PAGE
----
Folios 98v–99r

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Histoire Naturelle des Indes

Illustrated manuscript

ca. 1586
Binding: 30 x 21 cm; individual leaves: 29.3 x 19.7 cm.

Bequest of Clara S. Peck, 1983

MA 3900 (fols. 98v–99)

In 1983, The Morgan Library & Museum received, as the bequest of Clara S. Peck, an extraordinary volume whose beautiful paintings and descriptions document the plant, animal, and human life of the Caribbean late in the sixteenth century. Spaniards had already begun to exert influence over the indigenous people of the area when explorers from England and France arrived, among them Sir Francis Drake. The volume, known as the Drake Manuscript and titled Histoire Naturelle des Indes when it was bound in the eighteenth century, gives us a wonderful picture of daily life at the time of Drake's many visits to the region. Although Drake's connection to the manuscript is uncertain, he is mentioned on more than one occasion by the authors. Drake himself is known to have painted, but none of his work survives.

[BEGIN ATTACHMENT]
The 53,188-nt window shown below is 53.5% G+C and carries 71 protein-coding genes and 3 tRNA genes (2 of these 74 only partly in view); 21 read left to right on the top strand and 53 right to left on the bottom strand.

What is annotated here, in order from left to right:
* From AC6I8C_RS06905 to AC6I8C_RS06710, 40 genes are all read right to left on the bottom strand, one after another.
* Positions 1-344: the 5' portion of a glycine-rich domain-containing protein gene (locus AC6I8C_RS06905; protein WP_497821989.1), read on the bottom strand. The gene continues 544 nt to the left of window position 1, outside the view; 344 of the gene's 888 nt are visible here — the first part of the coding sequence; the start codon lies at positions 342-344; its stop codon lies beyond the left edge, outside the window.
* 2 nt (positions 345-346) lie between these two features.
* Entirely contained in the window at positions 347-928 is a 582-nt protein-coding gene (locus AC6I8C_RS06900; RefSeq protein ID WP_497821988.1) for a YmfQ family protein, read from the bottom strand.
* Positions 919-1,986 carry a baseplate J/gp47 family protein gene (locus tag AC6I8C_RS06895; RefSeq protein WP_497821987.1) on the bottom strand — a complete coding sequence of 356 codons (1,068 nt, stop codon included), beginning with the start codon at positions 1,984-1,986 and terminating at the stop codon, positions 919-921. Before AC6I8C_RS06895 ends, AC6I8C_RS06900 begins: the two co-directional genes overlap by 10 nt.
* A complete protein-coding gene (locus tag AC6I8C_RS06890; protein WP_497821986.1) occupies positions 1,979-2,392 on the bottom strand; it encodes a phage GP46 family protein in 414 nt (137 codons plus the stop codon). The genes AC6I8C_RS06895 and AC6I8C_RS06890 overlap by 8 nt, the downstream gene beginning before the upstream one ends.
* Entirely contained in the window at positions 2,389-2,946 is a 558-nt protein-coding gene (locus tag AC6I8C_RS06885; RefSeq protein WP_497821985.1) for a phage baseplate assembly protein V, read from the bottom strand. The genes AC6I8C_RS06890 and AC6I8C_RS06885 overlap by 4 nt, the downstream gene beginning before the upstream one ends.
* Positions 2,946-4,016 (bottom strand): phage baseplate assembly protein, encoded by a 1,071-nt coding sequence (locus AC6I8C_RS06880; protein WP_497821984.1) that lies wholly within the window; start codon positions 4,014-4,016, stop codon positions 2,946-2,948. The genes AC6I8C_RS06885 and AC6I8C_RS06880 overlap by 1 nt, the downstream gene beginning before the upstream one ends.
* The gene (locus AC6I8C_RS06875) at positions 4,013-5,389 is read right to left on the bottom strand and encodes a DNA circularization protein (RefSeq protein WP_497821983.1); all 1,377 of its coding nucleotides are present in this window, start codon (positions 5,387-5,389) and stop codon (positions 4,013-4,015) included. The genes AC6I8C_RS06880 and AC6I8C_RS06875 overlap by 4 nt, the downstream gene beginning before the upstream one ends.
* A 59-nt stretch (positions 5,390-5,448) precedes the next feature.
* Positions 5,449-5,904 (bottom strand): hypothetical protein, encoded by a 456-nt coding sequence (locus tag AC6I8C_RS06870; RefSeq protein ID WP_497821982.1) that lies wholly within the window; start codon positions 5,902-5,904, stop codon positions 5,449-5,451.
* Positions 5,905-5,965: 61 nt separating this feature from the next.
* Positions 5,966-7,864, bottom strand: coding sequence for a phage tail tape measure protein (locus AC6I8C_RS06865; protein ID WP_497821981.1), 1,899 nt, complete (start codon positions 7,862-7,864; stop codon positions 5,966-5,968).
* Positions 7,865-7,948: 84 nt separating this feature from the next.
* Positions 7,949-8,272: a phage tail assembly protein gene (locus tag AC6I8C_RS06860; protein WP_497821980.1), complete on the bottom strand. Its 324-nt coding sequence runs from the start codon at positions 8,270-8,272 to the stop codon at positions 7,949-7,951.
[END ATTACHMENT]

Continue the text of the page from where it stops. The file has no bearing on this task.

Contents: 199 images of West Indian plants, animals and human life, with accompanying manuscript captions written in late sixteenth-century French.

Medium: Most of the illustrations consist of a black chalk underdrawing and a combination of pen and brown ink with watercolor; on some images selected areas have also been glazed with a gum.

Binding: Bound or rebound in brown leather in the late 18th century.

Pagination: Penciled folio numbers (1–125) in lower right corner of each page were added by The Morgan Library & Museum. Folios 92v–93, 93v–94, and 95v–96 are fold-out leaves.


Continued from fol. 98

by reason of the height of the mountains. They usually end their days there because while digging in the rocks masses of stone fall on them which pin them underneath and they die miserably. There also is found a great quantity of beautiful rock crystal in large pieces richly adulterated with gold. These mountains are located in a province called Lerayne [Colombia] close to a city called Santa Fe, the capital of the province. This is a region rich in wheat, meat, fowl, and plenty of gold. The Indians of this region are good workers with great skill and intelligence, working and making beautiful cloth of fine wool with which the Spaniards dress and fit themselves out, having it dyed in various colors.

Come Les Yndiens Cherchent Lor Procedant Des Montaignes Lors Quil Y Ajnondation De'Aues Venans Du Ciel (How the Indians Try to Find Gold Coming from the Mountains When There are Floods from the Sky)

The mountain of this region are very high, estimated by the navigators to be close to four or five leagues high up to their peaks, so that the slaves, negroes as well as Indians, are unable to climb them on account of their steepness and cold temperature.